Many marketing professionals (myself included) have been saying that this is a great time to be creating content. Why? Because it’s not a quick process, and since business has slowed for many of us, it’s a good time to invest in tactics that have a longer-term impact.
However, that doesn’t mean that all content is suitable right now. Brands that are scrambling to make a statement aren’t always saying the right thing and end up alienating potential clients and customers rather than building trust.
To avoid making the same mistakes, here’s what not to publish right now.
It can be tempting to start quickly writing content with a generic message just to get something out there in a timely manner.
While timeliness is important, the substance of what you’re saying should always be your No. 1 priority, especially in times of crisis. Even some of the biggest brands are being criticized for how they’re approaching their messaging.
I don’t want to rag on these companies too harshly; I love some of these brands (looking at you, Publix). But it seems even the household names resorted to marketing tropes that, to be fair, probably sometimes, but can also feel a tad calculating.
However, other brands, especially those that aren’t necessarily household names, can’t get by on tropes. It’s not enough to say you’re “there” for your customers. Because, well, what does that actually mean?
If you want to reach out to your audience during this time, consider:
- Have you talked to your current brand advocates? Prioritize them and reach out to them in more personalized channels like email.
- What is it you really want to say? Are you not sure? Then don’t send it — you don’t have your message yet.
- Are you actually saying something of value? Are you changing something about your product/service offering, like making things cheaper or more accessible? How are you actually going to help your audience?
It’s a tough balance between not wanting to seem in denial about what’s going on but also not wanting to seem tone-deaf when you do say something. Empathize with your audience and ask yourself: What would you want to hear? Otherwise, you may end up sounding pseudo-sincere while offering little of value.
Overly Negative Content
I’m not saying that sad/upsetting news shouldn’t be talked about. But unless it makes sense for your brand to be reporting on hard news, maybe filling the world with more negativity isn’t the best use of your resources.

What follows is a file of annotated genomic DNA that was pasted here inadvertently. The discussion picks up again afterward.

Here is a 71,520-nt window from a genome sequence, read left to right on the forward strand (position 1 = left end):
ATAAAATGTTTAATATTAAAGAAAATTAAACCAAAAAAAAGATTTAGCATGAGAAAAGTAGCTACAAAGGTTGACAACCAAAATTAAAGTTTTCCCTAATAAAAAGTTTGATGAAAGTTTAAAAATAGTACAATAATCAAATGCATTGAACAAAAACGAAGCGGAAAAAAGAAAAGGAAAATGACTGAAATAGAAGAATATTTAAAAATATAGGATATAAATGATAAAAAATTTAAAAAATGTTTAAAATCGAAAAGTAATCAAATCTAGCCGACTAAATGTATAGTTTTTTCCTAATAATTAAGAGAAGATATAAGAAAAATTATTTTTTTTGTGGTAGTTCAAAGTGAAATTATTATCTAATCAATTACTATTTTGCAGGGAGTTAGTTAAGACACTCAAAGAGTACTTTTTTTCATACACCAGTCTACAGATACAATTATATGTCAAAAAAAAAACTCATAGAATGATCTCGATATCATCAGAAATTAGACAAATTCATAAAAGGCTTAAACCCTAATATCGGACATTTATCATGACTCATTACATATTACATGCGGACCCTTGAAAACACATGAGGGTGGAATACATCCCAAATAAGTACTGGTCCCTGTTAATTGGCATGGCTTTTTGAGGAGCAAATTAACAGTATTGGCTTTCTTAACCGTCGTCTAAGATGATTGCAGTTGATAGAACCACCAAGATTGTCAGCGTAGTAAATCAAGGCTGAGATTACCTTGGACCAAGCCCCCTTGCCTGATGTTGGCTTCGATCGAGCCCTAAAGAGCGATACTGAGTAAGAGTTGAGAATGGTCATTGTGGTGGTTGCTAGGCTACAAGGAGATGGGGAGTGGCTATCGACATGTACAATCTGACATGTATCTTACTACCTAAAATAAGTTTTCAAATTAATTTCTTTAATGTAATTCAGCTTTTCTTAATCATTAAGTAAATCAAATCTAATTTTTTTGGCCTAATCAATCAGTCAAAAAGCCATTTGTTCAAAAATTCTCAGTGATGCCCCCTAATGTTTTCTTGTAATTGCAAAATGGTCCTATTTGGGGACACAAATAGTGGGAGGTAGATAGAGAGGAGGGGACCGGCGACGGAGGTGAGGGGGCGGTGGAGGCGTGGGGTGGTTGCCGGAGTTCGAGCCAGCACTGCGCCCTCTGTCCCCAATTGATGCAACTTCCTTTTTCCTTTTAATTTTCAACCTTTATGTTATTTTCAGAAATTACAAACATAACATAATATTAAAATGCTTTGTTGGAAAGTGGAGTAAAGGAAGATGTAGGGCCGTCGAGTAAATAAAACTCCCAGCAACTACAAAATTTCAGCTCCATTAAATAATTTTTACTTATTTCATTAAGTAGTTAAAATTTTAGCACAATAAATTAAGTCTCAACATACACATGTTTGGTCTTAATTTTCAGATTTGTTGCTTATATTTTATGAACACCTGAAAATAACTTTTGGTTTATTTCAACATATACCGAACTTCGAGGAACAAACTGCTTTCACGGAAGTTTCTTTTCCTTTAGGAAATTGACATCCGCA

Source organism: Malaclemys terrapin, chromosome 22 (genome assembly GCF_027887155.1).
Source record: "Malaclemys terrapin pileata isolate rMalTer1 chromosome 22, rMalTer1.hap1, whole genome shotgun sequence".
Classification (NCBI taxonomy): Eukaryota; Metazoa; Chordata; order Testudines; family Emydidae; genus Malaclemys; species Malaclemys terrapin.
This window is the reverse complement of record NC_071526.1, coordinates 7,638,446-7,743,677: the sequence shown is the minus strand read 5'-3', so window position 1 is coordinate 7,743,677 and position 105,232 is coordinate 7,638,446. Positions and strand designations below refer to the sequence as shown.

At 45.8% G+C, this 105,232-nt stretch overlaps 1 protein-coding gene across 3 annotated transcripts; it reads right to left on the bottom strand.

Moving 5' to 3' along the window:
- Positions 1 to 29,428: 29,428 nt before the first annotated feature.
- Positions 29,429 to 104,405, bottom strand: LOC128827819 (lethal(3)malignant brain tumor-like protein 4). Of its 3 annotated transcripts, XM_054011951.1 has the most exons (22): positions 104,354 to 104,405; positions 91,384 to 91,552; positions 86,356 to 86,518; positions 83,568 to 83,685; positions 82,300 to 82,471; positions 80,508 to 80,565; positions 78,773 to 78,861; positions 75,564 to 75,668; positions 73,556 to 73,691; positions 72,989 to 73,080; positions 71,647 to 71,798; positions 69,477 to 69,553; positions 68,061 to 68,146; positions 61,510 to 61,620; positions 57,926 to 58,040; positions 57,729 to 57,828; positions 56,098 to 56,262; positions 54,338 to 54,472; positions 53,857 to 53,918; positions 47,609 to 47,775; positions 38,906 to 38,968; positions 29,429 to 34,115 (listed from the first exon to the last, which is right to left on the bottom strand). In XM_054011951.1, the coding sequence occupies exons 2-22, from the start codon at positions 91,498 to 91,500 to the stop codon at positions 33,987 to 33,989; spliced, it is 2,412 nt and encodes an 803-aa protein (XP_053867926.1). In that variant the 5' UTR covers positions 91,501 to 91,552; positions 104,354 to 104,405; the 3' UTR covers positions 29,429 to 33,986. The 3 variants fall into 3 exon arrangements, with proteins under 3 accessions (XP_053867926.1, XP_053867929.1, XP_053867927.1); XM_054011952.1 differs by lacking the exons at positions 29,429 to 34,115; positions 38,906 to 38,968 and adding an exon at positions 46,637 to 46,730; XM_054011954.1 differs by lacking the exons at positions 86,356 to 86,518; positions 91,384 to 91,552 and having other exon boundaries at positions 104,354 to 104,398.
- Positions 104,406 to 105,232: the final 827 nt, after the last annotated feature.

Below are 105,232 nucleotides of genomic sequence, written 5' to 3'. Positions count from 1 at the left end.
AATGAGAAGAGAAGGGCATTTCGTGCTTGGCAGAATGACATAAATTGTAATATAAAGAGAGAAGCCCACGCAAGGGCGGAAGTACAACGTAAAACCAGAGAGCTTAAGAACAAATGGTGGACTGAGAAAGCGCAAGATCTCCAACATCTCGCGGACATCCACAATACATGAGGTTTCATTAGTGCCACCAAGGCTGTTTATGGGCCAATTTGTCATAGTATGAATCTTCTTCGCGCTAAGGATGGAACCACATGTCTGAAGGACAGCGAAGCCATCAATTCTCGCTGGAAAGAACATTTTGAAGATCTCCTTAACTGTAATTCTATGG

I know that negative content can do well, because emotional content overall can do well. But our research has shown that surprising and positive content can perform just as well if not better.
Before jumping on the doom and gloom train, ask yourself:
- Do I need to report on this? Is this information already reaching my audience, and I’d just be rehashing it?
- If I do need to report on this, can I add possible solutions, tips on how to make the best of the situation, etc.?
- What is some uplifting news I can share to provide people with hope?
Content Without a Promotions Plan
Are more people online than ever? Probably. But there are also countless other content creators vying for their attention.
If you don’t want your high-quality content to disappear into the void, you’ll need a strategic promotions plan.
How you promote it will vary significantly based on your goals and your vertical. If your leads and sales haven’t been too badly hit, you may stick to any paid promotions you were doing. In many cases, though, marketers are pulling back on ad spend, meaning paid marketing tactics may have less ROI right now.
If you’re seeing less client/consumer spending occurring in your vertical, it might be time to audit your current content and the corresponding promotional strategies.
Pitching Your Content to Publishers
If your plan was a combination of content marketing and digital PR — creating compelling, data-focused content and pitching it to publishers — you’ve probably discovered that a lot of media outlets are COVID-19-focused at the moment.
If it wasn’t your plan, it’ll be tough to repurpose content you already created that didn’t have this goal in mind. However, you can certainly use this time to create research-backed studies and reports that take a bit of time but can help you generate a lot of high-quality links and brand awareness.
The good news is, publishers are still up and running. Many of them have just adapted to the times and are taking a coronavirus angle with their stories. Take these articles that appeared on the Lead section of Inc. on July 6, 2020.
They’re still writing about business, but their content takes the angle of what people care about in the context of the pandemic.
So does the content you’re promoting have any angle relevant to COVID-19?
- If so, include that in your pitch emails.
- If not, consider holding onto the project until the news cycle returns to a more general rotation of topics.
- In both cases, consider creating new research-backed content relevant to your audience’s current challenges.
Optimizing Your Content for Search
I consider SEO to be a version of content promotion. After all, if your page ranks in the SERPs, that’s one way of someone discovering your content.
This type of promotion is a solid approach right now; if you work on improving the quality of your page and ranking higher, you can reap the benefits once search behavior begins to normalize again (assuming your industry doesn’t experience fundamental change).
So if this was your initial plan, full steam ahead! Just know it may be tougher to promote the post on social or acquire backlinks until things settle down.
You can’t move forward with the 2020 content plan you developed without taking a closer look at what you had planned, if the content still makes sense in this context, and if you can promote it effectively. But, that doesn’t mean your content will go to waste.